Seeing as nobody is actually refuting my point, which is that Moore's Law and the difficulty of the block chain have an intersect point, past which the amount of people mining will radically decrease - unless: either BTC prices rise or 'traffic' increases on the network due to more actual economic activity. That is the postulate I've presented and yet 90% of the people posting on this thread don't seem to realize that, even though it was in the original post.
Next time use the search option. This was my answer in another thread saying exactly the same as you said (yes, you are that original):
Competition is not a tragedy of the commons. The guy in the other thread is full of shit in the way he uses the terms.
What would happen is that miners would close operations and less miners would share the fees, making mining profitable again. The problem really is not with the viability of mining, as long as people use Bitcoin some level of mining will be profitable. The argument is about the level of security that can be achieved, f.e. you could argue that if some miners close, the equilibrium point will not have enough miners to mantain a certain level of security against 50% attacts. This is the real question, not the bullshit about competition being a tragedy of the commons.
I think its a flawed reasoning because the value of bitcoins depend on its use. The more people using bitcoins the more demand will be and more value they will have (since the supply its a known factor). So the more people using bitcoins the higher its value and obviously the higher the incentive to try to attack the network. The same is true in resversal, the less people that uses bitcoins, the lower its value and obviously the lower the incentives to try to attack the network. But then at the same time, the more people using bitcoins, the bigger the amount of transactions fees (also of higher value) there will be, so the more miners there will be and the higher the security. As you see there is always an equilibrium between the incentives to attack the network and the incentives to mine and make the network more secure and the attacks harder and more expensive.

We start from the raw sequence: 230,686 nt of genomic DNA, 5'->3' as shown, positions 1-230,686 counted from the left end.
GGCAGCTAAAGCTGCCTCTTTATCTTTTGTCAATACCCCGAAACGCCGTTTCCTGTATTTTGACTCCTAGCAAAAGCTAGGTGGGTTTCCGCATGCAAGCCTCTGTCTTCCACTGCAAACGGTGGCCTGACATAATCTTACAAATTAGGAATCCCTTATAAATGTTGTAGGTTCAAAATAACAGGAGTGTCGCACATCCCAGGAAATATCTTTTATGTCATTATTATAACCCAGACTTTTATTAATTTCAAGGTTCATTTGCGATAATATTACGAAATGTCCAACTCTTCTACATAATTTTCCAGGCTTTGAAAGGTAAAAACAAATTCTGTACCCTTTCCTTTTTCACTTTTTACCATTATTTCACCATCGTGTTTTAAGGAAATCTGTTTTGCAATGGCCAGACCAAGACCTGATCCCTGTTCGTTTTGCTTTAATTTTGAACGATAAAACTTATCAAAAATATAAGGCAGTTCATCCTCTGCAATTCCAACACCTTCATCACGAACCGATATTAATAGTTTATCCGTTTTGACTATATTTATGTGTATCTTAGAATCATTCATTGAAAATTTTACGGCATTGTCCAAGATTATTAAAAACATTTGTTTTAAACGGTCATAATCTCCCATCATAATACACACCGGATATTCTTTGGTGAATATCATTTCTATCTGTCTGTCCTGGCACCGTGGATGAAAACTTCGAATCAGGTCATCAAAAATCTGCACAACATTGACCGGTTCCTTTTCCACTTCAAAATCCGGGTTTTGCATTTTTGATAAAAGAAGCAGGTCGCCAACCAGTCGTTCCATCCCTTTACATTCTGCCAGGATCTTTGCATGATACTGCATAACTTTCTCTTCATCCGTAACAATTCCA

Also, lets speculate on what would happen if there is a 50% attack. You have to think that a 50% attack would be recognized very quickly because it can not be sustained in time, its a very expensive operation. You would have to buy hardware and pay electricity to double the Bitcoin network hashing speed, so you are 50% (or 51%) of the network. When the news spread, there would be panic and the value of bitcoin would go lower, a lot lower. Probably a lot of merchants would stop accepting bitcoins at least until the issue is resolved. Maybe even exchanges would freeze activity for a while, etc... So the attacker would be basically spending a lot of resources to steal something that would depreciate and would be harder to use becuase of his attack. I dont think anyone would get his/her "investment" back from a 50% attack. The only option for a profitable attack would be if you are able to cash out really quick after the attack, but it seems improbable given the amount of money you would need to cash out to make up for the huge initial investment. A 50% attack makes more sense from the point of view of a government or financial institution that wants to destroy Bitcoin credibility.
The main point is there is an equilibrium between the incentives to attack and the incentives to mine.
Am I getting 'phantom pwned' again? Am I the 'other guy' in reference here? In reference to 'my terms' at least I can define what I'm talking about. Unlike yourself to which my challenge of stepping out of the realm of phrasology with your favorite term "Free Market" into real tangible understanding that comes with terms defined remains unfulfilled.
Err... Did you not read the part of my original post when I said that the level of usage in terms of an actual means of exchange IS NOT large enough to make it up to the mining network in terms of fees on transactions? It's unfortunate, but it's true. By the way you don't even directly address Moore's Law in this post.
People are either showing their cognitive dissonance or lack of critical reading capacity when it comes to addressing what might be a fundamental flaw in Bitcoin. It's like you guys don't want to be aware of these problems.
I wish as must as the next person that we aren't all on the Titanic but it certainly looks like we've hit and iceberg and are taking on water.